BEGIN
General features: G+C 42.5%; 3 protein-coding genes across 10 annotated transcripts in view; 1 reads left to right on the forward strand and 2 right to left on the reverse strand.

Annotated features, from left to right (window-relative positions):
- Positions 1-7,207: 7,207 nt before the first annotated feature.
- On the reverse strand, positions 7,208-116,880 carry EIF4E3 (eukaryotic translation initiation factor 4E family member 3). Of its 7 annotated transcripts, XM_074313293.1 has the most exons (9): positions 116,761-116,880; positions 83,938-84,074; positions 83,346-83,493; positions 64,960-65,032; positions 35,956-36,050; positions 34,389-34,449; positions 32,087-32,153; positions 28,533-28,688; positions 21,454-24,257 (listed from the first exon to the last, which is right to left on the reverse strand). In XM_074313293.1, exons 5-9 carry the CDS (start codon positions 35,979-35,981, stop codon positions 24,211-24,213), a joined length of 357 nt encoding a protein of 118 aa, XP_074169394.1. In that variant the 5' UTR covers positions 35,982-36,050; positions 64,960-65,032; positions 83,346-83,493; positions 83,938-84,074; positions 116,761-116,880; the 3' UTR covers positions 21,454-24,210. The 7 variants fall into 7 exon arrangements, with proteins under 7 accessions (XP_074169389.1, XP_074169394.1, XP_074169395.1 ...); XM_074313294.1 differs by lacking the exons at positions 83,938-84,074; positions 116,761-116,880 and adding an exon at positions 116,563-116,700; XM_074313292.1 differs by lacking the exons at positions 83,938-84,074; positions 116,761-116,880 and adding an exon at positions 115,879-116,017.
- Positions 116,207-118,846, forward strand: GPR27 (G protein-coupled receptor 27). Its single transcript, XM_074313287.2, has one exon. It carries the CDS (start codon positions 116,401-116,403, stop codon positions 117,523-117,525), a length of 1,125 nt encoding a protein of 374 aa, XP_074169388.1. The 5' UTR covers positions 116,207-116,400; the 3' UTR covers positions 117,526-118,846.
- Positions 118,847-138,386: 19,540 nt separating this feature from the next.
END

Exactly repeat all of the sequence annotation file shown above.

General features: G+C 42.5%; 3 protein-coding genes across 10 annotated transcripts in view; 1 reads left to right on the forward strand and 2 right to left on the reverse strand.

Annotated features, from left to right (window-relative positions):
- Positions 1-7,207: 7,207 nt before the first annotated feature.
- On the reverse strand, positions 7,208-116,880 carry EIF4E3 (eukaryotic translation initiation factor 4E family member 3). Of its 7 annotated transcripts, XM_074313293.1 has the most exons (9): positions 116,761-116,880; positions 83,938-84,074; positions 83,346-83,493; positions 64,960-65,032; positions 35,956-36,050; positions 34,389-34,449; positions 32,087-32,153; positions 28,533-28,688; positions 21,454-24,257 (listed from the first exon to the last, which is right to left on the reverse strand). In XM_074313293.1, exons 5-9 carry the CDS (start codon positions 35,979-35,981, stop codon positions 24,211-24,213), a joined length of 357 nt encoding a protein of 118 aa, XP_074169394.1. In that variant the 5' UTR covers positions 35,982-36,050; positions 64,960-65,032; positions 83,346-83,493; positions 83,938-84,074; positions 116,761-116,880; the 3' UTR covers positions 21,454-24,210. The 7 variants fall into 7 exon arrangements, with proteins under 7 accessions (XP_074169389.1, XP_074169394.1, XP_074169395.1 ...); XM_074313294.1 differs by lacking the exons at positions 83,938-84,074; positions 116,761-116,880 and adding an exon at positions 116,563-116,700; XM_074313292.1 differs by lacking the exons at positions 83,938-84,074; positions 116,761-116,880 and adding an exon at positions 115,879-116,017.
- Positions 116,207-118,846, forward strand: GPR27 (G protein-coupled receptor 27). Its single transcript, XM_074313287.2, has one exon. It carries the CDS (start codon positions 116,401-116,403, stop codon positions 117,523-117,525), a length of 1,125 nt encoding a protein of 374 aa, XP_074169388.1. The 5' UTR covers positions 116,207-116,400; the 3' UTR covers positions 117,526-118,846.
- Positions 118,847-138,386: 19,540 nt separating this feature from the next.